Building biped legs

These are the robot's new legs. Both legs (now completed) will have a tendency to revert to an upright state when no force is applied to their joints. Tension is provided using bungee cords as synthetic muscle to provide tension in one direction. The knees contain metal brackets that prevent them from folding over backwards in a fashion that would be uncharacteristic of human legs. The holes drilled out of the legs help to make them lighter without compromising the robot's structural integrity. From this point on everything that goes into the robot will have to be evaluated for ways to make it lighter. Weight is a huge limiting factor for humanoid robots. The more a robot weights the more power it consumes when moving and so operation time is greatly reduced. At the moment most humanoid robots can only operate for an average of 15 to 30 minutes. I want to make Salvius's battery life last as long as possible so form now on every gram counts.
I don't yet have an exact measurement of how much the robot weighs. My guess is that it is just under 160 lbs (that is including the robot's upper body along with the legs).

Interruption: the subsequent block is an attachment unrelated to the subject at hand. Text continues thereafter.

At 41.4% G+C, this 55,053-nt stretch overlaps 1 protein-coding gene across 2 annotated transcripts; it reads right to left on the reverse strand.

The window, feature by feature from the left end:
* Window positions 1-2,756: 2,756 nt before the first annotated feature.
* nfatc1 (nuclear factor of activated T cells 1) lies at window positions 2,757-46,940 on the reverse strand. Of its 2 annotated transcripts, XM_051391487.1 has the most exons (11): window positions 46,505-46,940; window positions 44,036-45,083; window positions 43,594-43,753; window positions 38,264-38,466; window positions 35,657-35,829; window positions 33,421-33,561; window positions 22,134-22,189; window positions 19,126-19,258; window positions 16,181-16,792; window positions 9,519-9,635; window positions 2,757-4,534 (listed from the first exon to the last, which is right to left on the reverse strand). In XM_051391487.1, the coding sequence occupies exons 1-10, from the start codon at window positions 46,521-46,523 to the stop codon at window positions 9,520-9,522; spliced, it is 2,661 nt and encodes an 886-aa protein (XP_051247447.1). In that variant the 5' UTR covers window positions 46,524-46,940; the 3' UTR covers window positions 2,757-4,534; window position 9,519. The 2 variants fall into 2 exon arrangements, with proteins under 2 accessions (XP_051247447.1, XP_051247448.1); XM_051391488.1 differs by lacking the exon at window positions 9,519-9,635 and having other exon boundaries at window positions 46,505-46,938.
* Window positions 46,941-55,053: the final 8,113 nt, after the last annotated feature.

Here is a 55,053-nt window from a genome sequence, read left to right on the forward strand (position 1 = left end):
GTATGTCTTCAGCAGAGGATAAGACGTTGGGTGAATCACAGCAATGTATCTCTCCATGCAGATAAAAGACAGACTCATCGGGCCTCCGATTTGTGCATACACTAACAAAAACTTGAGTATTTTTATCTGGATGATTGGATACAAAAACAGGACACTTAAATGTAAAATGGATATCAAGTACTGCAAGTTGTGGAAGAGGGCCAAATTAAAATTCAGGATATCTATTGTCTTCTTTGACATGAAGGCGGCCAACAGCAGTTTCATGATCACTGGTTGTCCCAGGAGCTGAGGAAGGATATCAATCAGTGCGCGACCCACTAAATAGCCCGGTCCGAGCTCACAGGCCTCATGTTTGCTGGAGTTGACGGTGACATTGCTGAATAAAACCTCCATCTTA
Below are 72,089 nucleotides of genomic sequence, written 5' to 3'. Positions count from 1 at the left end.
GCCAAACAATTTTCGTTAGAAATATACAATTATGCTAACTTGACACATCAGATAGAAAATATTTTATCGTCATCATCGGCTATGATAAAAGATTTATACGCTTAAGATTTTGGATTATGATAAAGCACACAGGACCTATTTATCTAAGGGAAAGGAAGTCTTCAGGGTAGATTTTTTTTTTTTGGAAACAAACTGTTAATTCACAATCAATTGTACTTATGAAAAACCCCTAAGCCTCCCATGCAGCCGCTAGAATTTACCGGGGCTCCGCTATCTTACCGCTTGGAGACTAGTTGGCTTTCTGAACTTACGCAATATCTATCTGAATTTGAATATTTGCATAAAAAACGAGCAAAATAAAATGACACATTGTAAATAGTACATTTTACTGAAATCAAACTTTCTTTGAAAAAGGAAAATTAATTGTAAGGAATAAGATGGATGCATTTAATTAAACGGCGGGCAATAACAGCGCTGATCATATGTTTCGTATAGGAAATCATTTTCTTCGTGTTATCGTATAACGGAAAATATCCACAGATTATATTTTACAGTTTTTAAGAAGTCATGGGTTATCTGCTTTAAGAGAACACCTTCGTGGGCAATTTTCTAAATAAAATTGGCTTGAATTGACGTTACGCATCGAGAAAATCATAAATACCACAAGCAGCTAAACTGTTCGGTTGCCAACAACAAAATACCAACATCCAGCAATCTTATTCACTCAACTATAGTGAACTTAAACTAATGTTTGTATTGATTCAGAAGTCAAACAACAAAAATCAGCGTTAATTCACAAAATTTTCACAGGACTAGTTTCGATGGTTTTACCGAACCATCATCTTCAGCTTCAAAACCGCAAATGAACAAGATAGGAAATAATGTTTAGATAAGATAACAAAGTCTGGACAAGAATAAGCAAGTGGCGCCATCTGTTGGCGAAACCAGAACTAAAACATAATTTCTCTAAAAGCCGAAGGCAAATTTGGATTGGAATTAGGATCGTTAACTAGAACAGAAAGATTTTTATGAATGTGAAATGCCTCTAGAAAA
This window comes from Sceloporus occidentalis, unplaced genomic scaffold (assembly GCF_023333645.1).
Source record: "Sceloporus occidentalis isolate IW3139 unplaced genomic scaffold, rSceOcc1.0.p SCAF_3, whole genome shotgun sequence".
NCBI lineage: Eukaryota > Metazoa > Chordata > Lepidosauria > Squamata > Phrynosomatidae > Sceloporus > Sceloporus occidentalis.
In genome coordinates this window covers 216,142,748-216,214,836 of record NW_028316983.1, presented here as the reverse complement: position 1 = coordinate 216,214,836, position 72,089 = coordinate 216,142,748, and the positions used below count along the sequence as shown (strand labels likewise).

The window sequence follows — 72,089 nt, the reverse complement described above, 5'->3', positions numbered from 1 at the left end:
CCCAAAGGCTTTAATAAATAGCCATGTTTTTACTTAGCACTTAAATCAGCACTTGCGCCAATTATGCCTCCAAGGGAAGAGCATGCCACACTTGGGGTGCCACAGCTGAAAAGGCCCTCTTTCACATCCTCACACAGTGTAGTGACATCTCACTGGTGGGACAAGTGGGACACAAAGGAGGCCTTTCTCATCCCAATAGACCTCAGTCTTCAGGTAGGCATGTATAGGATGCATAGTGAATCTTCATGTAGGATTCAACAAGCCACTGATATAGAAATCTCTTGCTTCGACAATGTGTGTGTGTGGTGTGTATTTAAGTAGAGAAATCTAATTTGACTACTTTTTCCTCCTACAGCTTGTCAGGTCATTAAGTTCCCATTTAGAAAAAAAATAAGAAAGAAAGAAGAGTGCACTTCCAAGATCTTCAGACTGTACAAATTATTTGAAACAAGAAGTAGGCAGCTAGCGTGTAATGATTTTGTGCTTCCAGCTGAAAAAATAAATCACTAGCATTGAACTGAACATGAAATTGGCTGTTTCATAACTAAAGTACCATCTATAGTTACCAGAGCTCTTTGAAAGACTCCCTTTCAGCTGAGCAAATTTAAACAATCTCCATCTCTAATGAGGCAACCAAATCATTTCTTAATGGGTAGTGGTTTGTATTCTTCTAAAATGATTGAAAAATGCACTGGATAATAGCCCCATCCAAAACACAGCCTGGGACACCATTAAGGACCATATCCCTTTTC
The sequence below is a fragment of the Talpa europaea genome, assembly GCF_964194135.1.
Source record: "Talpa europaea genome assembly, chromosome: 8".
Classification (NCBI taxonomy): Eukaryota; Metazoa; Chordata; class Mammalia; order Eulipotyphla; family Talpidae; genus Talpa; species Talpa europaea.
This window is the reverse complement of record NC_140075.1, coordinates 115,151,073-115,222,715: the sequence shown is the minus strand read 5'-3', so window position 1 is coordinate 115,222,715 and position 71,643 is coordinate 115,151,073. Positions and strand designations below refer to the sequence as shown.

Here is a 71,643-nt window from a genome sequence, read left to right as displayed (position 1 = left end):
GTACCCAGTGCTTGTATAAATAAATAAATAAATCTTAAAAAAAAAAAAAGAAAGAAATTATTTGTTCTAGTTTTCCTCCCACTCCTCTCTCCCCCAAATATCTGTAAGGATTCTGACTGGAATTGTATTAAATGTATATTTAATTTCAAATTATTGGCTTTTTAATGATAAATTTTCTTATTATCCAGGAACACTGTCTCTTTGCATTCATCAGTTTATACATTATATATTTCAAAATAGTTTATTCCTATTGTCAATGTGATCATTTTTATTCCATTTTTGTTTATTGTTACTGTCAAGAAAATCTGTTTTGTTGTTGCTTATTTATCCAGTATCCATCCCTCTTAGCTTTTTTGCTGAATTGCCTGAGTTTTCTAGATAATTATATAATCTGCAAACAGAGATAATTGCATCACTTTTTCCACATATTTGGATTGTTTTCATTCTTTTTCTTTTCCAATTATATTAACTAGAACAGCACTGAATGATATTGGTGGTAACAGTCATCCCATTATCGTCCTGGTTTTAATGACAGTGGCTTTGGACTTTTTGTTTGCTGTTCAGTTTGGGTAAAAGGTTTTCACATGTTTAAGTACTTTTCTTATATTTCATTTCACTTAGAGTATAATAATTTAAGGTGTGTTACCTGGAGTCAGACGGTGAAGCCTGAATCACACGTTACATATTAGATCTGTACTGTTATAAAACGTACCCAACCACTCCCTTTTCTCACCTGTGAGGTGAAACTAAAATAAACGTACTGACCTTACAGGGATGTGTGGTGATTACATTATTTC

The photos below show the framework for the pair of legs as I started building them. The paper template is made based on the average dimensions of an adult human leg. The is currently composed of wood but eventually I may need to replace them with a stronger and lighter weight material.
Previously, I worked on making a pair of brackets for the robot's legs. I used a template to measure and mark the steel before cutting and sanding it.
The template and the bracket that stop the knee of the robot from folding back on itself.